Therefore, researchers concluded short term passion flower tea intake may positively improve sleep quality.
A 2013 study (4) analyzed the effect of an herbal supplement called NSF-3 including passion flower and two other herbs compared to the effect of a medication used to treat insomnia- zolpidem.
Researchers found an improvement in sleep time, sleep length and lowered amount of sleep disturbances in both groups.
Researchers concluded NSF-3 is a safe and effective alternative to short term improvement for insomnia. The long term effects of NSF-3 on insomnia need more research.
Licorice and licorice root is another herbal ancient anecdote that has been used for various ailments. There is some evidence to suggest licorice may have a positive effect on sleep.
A 2012 study (5) claims licorice (also called Glycyrrhiza glabra) has shown antidepressant and anti anxiety properties.
This study found licorice extract increased non rapid eye movement and induced sleep in mice. More research is needed in humans to see if it has the same effect.
Before you start eating black licorice to induce sleepiness, be aware eating black licorice in high doses may cause potassium levels to fall (6).
Before taking any supplement or herbal tea, it is always best to consult your doctor first. Any herbal supplement or possibly tea may interfere with other medications, supplements or health conditions.
A 2012 study (7) looked at the effect 12 weeks of aromatherapy of lavender had on heart rate variability and insomnia in women.
Researchers found after 12 weeks, women had significant improvement in sleep quality after intervention. Participants received lavender inhalation 20 minutes at a time twice a week for 12 weeks.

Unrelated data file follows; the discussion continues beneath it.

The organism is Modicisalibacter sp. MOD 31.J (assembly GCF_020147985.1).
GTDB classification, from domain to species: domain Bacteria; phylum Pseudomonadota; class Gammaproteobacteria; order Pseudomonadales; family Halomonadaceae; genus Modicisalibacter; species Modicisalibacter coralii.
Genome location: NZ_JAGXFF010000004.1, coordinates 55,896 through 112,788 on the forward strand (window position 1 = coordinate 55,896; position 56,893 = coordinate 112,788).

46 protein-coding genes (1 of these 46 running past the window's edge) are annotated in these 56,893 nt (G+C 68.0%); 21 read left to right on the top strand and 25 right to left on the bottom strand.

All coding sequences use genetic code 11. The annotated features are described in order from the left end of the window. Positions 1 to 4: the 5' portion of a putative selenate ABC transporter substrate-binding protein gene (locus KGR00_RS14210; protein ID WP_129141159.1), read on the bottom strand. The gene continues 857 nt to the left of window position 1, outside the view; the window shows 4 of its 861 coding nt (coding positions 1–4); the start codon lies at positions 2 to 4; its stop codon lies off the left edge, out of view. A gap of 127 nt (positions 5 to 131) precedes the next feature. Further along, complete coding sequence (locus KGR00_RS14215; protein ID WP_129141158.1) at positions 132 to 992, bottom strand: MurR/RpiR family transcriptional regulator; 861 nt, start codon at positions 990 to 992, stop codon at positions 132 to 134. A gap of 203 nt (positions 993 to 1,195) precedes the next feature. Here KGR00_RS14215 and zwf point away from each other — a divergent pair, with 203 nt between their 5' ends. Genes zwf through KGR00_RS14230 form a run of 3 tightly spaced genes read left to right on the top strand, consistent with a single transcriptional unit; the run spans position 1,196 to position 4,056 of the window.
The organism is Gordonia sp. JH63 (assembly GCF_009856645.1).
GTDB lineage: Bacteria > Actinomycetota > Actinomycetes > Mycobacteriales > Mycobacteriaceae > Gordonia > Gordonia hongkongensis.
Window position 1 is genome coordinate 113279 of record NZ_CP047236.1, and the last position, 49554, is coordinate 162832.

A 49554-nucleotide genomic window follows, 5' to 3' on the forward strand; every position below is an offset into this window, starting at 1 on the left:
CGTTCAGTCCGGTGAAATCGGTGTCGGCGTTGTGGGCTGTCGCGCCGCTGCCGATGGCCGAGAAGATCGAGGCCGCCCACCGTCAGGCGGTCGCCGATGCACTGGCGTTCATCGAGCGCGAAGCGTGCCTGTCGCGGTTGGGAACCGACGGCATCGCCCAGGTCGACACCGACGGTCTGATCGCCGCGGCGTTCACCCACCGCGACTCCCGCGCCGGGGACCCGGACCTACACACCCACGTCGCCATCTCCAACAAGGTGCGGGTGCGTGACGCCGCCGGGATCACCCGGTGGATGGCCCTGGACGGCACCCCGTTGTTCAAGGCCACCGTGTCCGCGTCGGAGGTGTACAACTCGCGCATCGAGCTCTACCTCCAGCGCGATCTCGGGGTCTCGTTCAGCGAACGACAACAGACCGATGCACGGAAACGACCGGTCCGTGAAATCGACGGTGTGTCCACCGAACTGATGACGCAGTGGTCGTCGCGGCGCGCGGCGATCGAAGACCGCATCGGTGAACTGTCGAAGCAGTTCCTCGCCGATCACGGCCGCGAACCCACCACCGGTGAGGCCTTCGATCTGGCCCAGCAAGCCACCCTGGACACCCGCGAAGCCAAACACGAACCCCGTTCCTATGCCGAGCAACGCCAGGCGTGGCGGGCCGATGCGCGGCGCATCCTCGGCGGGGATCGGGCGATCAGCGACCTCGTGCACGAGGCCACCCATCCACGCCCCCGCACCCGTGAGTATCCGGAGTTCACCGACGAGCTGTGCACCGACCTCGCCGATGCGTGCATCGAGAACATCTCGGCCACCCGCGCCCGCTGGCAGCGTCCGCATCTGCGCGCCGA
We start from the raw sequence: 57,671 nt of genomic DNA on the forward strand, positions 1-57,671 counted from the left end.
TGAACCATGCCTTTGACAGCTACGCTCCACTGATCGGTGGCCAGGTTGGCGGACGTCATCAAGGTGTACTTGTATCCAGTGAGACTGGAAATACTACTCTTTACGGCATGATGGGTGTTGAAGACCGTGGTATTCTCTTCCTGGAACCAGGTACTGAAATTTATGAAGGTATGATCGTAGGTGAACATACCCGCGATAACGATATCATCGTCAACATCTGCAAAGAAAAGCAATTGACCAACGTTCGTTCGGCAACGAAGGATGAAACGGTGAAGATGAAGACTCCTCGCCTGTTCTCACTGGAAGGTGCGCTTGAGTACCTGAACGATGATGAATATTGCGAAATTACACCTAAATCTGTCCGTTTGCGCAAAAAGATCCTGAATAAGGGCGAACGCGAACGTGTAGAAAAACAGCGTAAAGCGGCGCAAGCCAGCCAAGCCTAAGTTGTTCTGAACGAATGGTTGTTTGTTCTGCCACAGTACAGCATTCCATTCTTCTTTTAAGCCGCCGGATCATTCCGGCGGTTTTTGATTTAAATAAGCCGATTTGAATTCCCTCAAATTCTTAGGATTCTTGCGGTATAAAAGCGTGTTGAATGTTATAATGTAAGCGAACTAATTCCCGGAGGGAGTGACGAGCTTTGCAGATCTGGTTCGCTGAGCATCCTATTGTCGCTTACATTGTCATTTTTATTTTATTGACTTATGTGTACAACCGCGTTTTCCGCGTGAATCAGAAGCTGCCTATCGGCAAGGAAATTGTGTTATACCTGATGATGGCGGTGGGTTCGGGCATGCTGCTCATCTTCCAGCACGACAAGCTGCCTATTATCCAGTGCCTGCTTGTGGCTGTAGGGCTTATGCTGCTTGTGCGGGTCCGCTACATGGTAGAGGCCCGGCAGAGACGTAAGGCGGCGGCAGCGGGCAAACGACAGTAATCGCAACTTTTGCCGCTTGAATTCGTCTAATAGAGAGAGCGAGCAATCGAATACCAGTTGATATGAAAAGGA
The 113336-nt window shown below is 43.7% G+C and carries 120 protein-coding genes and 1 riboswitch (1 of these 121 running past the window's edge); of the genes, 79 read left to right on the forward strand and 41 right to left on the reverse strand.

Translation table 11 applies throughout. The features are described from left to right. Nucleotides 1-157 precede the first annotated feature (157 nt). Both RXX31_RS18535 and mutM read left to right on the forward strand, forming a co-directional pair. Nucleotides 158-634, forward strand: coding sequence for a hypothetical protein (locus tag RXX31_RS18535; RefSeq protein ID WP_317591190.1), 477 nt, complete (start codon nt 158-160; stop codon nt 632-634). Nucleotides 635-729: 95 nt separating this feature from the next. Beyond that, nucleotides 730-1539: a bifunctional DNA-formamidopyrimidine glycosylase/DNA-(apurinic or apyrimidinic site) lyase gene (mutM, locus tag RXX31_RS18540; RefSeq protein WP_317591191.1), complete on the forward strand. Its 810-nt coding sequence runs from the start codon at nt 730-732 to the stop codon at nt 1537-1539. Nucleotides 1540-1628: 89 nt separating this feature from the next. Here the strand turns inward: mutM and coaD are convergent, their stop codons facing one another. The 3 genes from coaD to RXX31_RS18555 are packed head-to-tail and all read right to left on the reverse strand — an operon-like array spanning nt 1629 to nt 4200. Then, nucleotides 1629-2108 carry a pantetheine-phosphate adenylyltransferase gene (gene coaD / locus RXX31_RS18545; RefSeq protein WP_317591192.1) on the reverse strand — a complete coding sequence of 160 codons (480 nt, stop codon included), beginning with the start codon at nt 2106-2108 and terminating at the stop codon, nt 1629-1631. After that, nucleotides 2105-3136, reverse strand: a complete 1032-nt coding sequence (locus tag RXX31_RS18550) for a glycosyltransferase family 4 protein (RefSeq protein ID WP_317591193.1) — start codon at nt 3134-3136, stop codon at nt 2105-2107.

Would drinking lavender tea translate into the same benefit for sleep as lavender inhalation?
Possibly. Lavender oil for oral use has been shown to reduce waking up in the middle of the night, morning tiredness and improving sleep efficiency in people with anxiety.
Therefore, if anxiety is your main cause for insomnia, lavender tea may be beneficial. Besides drinking lavender tea, you can put lavender essential oil in an air diffuser or put a drop of oil on your pillow at night.
Conclusion: herbal teas that help you sleep better
Chamomile, passion flower, lavender and licorice herbal teas may all help you sleep better.
Bedtime teas often have a combination of these and other herbal teas for variations in flavor profile.
Other herbal teas in bedtime blend teas may include: mint, lemongrass, valerian root. Lemon or magnolia bark. There are many bedtime teas on the market, so trying different ones to find one that best suits you may take some experimenting.
While there is research to suggest each of these teas may have a beneficial role in improving sleep, keep in mind drinking a cup of tea before bedtime may not address the underlying cause of insomnia in some people.
If you have chronic insomnia, speak with your doctor. Before taking any supplement or adding herbal tea, consult your doctor.